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Archaeologists have also found evidence of economic exchange within the five Haudenosaunee nations as well as homogenization of material culture among the Haudenosaunee that suggests greater ties between the nations. By dating these artifacts, most scholars place the founding of the Haudenosaunee Confederacy sometime in the mid- to late 15th century CE.

In the Haudenosaunee oral history of how their confederacy came to be, the Seneca received a 'sign in the sky' to ratify the Great Peace. Scholars from the University of Toledo, Jerry Fields and Barbara Mann, felt this could be used to challenge the scholarly consensus of the Haudenosaunee Confederacy forming in the 15th century CE. According to their theory, the 'sign in the sky' the Seneca had seen was a solar eclipse. Using this data, Mann and Fields searched for solar eclipses that had occurred in western New York state at the site of the treaty's ratification, Ganondagan. Their findings showed that a solar eclipse had indeed occurred in Ganondagan, but not in the 15th century CE. Rather, they found the eclipse had taken place in August 1142 CE some four centuries earlier than most scholars believe the Haudenosaunee came together.

Conclusion

No matter when the Haudenosaunee Confederacy formed, their impact on history cannot be denied. In the decades following their formation, they became one of the most influential Native Nations of the American northeast. The wake of European colonization, however, brought significant changes to all Native Nations. As contact with European colonists increased, countless Native Americans lost their lives, and as the Haudenosaunee fought against the French in Canada and traded with the Dutch and English in New York, they could not keep out disease and warfare either.

Map of the Five Nations, 1730 CE
Map of the Five Nations, 1730 CE
The Darlington Collection (Public Domain)

The increased need to replace the members of their society led to a period dominated by mourning wars, essentially raids on neighboring nations with the intention of bringing back prisoners to be adopted into Haudenosaunee society. As disease and war became a way of life in the Americas for decades, if not centuries, the Haudenosaunee came into conflict with Native Nations as far west as Illinois and Michigan. This irrevocably altered Native American geopolitics, even resulting in the diaspora of some nations, such as the Wendat.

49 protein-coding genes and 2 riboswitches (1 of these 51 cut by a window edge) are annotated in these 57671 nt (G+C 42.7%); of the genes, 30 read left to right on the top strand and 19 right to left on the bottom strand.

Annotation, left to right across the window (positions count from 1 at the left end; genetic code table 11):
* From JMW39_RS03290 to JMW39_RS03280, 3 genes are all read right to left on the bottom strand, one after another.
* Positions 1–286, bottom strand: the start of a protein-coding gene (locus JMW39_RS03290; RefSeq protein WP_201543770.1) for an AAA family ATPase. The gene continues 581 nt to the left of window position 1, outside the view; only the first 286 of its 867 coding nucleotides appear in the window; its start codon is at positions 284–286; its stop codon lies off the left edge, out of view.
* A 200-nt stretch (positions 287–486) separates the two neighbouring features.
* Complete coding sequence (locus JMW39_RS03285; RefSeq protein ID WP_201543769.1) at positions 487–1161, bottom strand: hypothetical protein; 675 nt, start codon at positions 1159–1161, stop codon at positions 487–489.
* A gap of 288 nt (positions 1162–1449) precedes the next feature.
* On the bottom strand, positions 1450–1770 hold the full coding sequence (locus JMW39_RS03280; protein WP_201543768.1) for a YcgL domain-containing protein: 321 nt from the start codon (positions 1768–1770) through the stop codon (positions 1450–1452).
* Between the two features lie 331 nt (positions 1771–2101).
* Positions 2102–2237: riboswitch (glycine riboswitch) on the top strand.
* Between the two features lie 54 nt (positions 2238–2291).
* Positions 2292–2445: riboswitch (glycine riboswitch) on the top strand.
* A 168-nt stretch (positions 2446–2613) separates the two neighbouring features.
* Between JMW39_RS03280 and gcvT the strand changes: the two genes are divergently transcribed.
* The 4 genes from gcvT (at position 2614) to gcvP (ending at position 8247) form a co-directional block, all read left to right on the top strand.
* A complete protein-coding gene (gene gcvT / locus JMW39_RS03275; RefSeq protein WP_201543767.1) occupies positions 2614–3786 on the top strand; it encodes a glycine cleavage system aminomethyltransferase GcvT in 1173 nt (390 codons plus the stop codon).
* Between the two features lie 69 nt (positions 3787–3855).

In the early 1720s CE, the Tuscarora, an Iroquain people originally from central and eastern North Carolina, moved north to join the Haudenosaunee. When the American Revolution began, however, the Confederacy was split. The Oneida and the Tuscarora sided with the Americans; the other four nations allied with the British, believing the British Empire could better keep colonists out of their land. After the war, the Haudenosaunee (including the Oneida and Tuscarora) were forced into signing a treaty with the new United States, which saw them cede large portions of their territory. Despite this, modern scholars now believe that their confederacy's constitution proved extremely influential on the Founding Fathers and how they conceived of a modern democracy.

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About the Author

Jordan Baker
I've loved history as long as I can remember. With my writing, I explore the stories that came out of Early Modern European expansion and the creation of the Atlantic World.

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Cite This Work

APA Style

Baker, J. (2021, January 15). Origins of the Haudenosaunee (Iroquois) Confederacy. World History Encyclopedia. Retrieved from https://www.worldhistory.org/article/1656/origins-of-the-haudenosaunee-iroquois-confederacy/

Chicago Style

Baker, Jordan. "Origins of the Haudenosaunee (Iroquois) Confederacy." World History Encyclopedia. Last modified January 15, 2021. https://www.worldhistory.org/article/1656/origins-of-the-haudenosaunee-iroquois-confederacy/.

MLA Style

Baker, Jordan. "Origins of the Haudenosaunee (Iroquois) Confederacy." World History Encyclopedia. World History Encyclopedia, 15 Jan 2021. Web. 24 Sep 2021.